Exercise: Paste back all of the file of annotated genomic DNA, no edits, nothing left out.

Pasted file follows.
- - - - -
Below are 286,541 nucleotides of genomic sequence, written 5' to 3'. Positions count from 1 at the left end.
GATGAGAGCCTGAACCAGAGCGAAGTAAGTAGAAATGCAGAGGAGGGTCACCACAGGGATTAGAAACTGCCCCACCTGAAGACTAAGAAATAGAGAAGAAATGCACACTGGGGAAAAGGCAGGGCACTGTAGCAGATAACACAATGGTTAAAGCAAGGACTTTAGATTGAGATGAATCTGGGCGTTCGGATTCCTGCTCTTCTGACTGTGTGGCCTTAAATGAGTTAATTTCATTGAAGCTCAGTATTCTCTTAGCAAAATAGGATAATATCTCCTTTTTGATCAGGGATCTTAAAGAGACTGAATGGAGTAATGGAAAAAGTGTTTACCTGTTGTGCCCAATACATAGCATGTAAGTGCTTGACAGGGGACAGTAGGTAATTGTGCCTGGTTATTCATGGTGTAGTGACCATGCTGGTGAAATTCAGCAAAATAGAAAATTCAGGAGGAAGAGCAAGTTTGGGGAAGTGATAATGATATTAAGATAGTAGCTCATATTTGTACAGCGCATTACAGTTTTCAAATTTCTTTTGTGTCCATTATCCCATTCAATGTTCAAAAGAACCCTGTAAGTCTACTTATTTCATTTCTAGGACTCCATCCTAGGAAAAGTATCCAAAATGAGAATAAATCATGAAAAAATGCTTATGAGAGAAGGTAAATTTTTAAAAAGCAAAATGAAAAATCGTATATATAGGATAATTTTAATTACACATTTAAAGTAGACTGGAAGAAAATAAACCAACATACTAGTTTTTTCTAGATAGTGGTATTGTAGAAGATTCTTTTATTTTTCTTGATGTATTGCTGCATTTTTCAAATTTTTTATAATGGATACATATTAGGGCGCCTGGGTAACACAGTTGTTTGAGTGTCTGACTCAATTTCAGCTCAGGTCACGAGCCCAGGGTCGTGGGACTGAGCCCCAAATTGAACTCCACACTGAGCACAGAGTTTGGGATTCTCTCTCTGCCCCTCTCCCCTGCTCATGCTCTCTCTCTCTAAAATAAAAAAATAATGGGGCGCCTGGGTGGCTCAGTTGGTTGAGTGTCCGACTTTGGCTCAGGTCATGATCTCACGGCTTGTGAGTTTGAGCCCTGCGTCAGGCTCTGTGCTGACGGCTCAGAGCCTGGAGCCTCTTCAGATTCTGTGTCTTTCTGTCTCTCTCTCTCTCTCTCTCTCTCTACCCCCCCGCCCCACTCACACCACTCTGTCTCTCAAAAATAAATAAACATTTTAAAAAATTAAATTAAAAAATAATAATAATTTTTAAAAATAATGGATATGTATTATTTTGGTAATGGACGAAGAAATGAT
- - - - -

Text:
Below are 286,541 nucleotides of genomic sequence, written 5' to 3'. Positions count from 1 at the left end.
GATGAGAGCCTGAACCAGAGCGAAGTAAGTAGAAATGCAGAGGAGGGTCACCACAGGGATTAGAAACTGCCCCACCTGAAGACTAAGAAATAGAGAAGAAATGCACACTGGGGAAAAGGCAGGGCACTGTAGCAGATAACACAATGGTTAAAGCAAGGACTTTAGATTGAGATGAATCTGGGCGTTCGGATTCCTGCTCTTCTGACTGTGTGGCCTTAAATGAGTTAATTTCATTGAAGCTCAGTATTCTCTTAGCAAAATAGGATAATATCTCCTTTTTGATCAGGGATCTTAAAGAGACTGAATGGAGTAATGGAAAAAGTGTTTACCTGTTGTGCCCAATACATAGCATGTAAGTGCTTGACAGGGGACAGTAGGTAATTGTGCCTGGTTATTCATGGTGTAGTGACCATGCTGGTGAAATTCAGCAAAATAGAAAATTCAGGAGGAAGAGCAAGTTTGGGGAAGTGATAATGATATTAAGATAGTAGCTCATATTTGTACAGCGCATTACAGTTTTCAAATTTCTTTTGTGTCCATTATCCCATTCAATGTTCAAAAGAACCCTGTAAGTCTACTTATTTCATTTCTAGGACTCCATCCTAGGAAAAGTATCCAAAATGAGAATAAATCATGAAAAAATGCTTATGAGAGAAGGTAAATTTTTAAAAAGCAAAATGAAAAATCGTATATATAGGATAATTTTAATTACACATTTAAAGTAGACTGGAAGAAAATAAACCAACATACTAGTTTTTTCTAGATAGTGGTATTGTAGAAGATTCTTTTATTTTTCTTGATGTATTGCTGCATTTTTCAAATTTTTTATAATGGATACATATTAGGGCGCCTGGGTAACACAGTTGTTTGAGTGTCTGACTCAATTTCAGCTCAGGTCACGAGCCCAGGGTCGTGGGACTGAGCCCCAAATTGAACTCCACACTGAGCACAGAGTTTGGGATTCTCTCTCTGCCCCTCTCCCCTGCTCATGCTCTCTCTCTCTAAAATAAAAAAATAATGGGGCGCCTGGGTGGCTCAGTTGGTTGAGTGTCCGACTTTGGCTCAGGTCATGATCTCACGGCTTGTGAGTTTGAGCCCTGCGTCAGGCTCTGTGCTGACGGCTCAGAGCCTGGAGCCTCTTCAGATTCTGTGTCTTTCTGTCTCTCTCTCTCTCTCTCTCTCTCTACCCCCCCGCCCCACTCACACCACTCTGTCTCTCAAAAATAAATAAACATTTTAAAAAATTAAATTAAAAAATAATAATAATTTTTAAAAATAATGGATATGTATTATTTTGGTAATGGACGAAGAAATGAT